The Man Behind The Curtain

THE MAN BEHIND THE CURTAIN....The New York Times, in a genuine act of public service, has conducted an investigation into voter fraud. Republicans claim it's rampant, and the only way to stop it is via strict voter ID laws that — purely by coincidence — happen to have the effect of reducing turnout among several traditionally Democratic constituencies. So what's the score? By 2005, four years after John Ashcroft had changed Department of Justice guidelines to streamline prosecutions, how much voter fraud had DOJ dug up?
....about 120 people have been charged and 86 convicted as of last year. Most of those charged have been Democrats, voting records show. Many of those charged by the Justice Department appear to have mistakenly filled out registration forms or misunderstood eligibility rules, a review of court records and interviews with prosecutors and defense lawyers show.

.... In swing states, including Ohio and Wisconsin, party leaders conducted inquiries to find people who may have voted improperly and prodded officials to act on their findings.

But the party officials and lawmakers were often disappointed. The accusations led to relatively few cases, and a significant number resulted in acquittals.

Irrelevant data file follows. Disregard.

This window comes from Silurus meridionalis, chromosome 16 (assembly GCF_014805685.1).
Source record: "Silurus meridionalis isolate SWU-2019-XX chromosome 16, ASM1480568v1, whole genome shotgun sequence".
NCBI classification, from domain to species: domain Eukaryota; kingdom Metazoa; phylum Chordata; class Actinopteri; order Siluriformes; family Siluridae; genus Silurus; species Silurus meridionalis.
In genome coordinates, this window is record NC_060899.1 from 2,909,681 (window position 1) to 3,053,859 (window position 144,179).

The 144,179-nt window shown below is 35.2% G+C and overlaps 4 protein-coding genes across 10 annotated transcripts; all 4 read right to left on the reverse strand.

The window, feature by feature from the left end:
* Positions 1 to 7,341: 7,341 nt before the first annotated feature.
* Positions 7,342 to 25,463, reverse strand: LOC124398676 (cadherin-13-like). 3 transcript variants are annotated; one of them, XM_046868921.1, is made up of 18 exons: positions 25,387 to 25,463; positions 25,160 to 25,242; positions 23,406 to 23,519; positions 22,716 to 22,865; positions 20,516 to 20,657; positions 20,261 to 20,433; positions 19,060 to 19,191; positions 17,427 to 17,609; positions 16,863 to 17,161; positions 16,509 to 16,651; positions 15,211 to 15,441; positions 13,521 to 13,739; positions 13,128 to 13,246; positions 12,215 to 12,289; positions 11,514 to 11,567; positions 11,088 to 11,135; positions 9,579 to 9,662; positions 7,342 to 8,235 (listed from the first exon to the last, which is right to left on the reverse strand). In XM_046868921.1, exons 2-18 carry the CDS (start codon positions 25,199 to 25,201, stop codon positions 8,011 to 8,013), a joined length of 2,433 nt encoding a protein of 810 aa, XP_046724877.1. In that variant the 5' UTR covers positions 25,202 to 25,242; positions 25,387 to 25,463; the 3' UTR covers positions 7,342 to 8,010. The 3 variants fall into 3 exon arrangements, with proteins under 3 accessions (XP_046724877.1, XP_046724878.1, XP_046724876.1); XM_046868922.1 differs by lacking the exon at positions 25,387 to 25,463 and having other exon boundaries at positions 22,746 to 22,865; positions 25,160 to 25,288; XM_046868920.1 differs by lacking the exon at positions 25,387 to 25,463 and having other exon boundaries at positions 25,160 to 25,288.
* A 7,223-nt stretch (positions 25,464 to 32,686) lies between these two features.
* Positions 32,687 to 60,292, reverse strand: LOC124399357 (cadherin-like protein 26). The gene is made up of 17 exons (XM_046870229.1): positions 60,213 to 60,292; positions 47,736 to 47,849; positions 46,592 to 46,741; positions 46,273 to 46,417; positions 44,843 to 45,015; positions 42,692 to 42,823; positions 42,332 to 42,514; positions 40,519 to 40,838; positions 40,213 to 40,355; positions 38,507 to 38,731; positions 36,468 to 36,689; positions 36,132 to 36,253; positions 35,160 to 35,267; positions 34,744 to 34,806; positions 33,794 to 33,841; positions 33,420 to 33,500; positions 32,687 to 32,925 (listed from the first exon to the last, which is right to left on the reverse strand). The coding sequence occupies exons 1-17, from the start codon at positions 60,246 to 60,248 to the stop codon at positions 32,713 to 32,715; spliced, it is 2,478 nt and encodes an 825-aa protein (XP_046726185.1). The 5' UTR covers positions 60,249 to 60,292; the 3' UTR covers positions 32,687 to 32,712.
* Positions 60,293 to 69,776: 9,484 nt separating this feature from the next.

So here's what happened. DOJ changed their guidelines to make it easier to prosecute voter fraud. They made it a priority to find voter fraud cases. They appointed a clean slate of U.S. Attorneys loyal to the Republican Party. They set up training classes to help prosecutors charge and win voter fraud cases. But after all that, they managed to demonstrate fraud in a grand total of only 86 cases over four years. And even then, many of the cases of confirmed fraud were simply mistakes, while virtually none of them were actually designed to affect the outcome of an election.

To summarize: In four years of concerted effort, the Bush Justice Department managed to come up with maybe half a dozen cases of actual voter fraud. In other words, two or three per election cycle. Mostly in rural districts for low-level offices. And because of this, we're supposed to believe that it's a high priority to spend millions of dollars on voter ID laws that plainly do nothing except make it harder for poor people to vote.

Can we now please put this nonsense to rest? Can we please stop writing stories that treat voter ID laws as if they're sincerely designed to stop voter fraud? There's no longer any excuse.

POSTSCRIPT: This stuff can also ruin lives. Be sure to check out the part of the story about the guy who was deported to Pakistan because he mistakenly filled out a voter registration card while standing in line at the DMV. I'm sure the prosecutor who brought that case is proud of himself.

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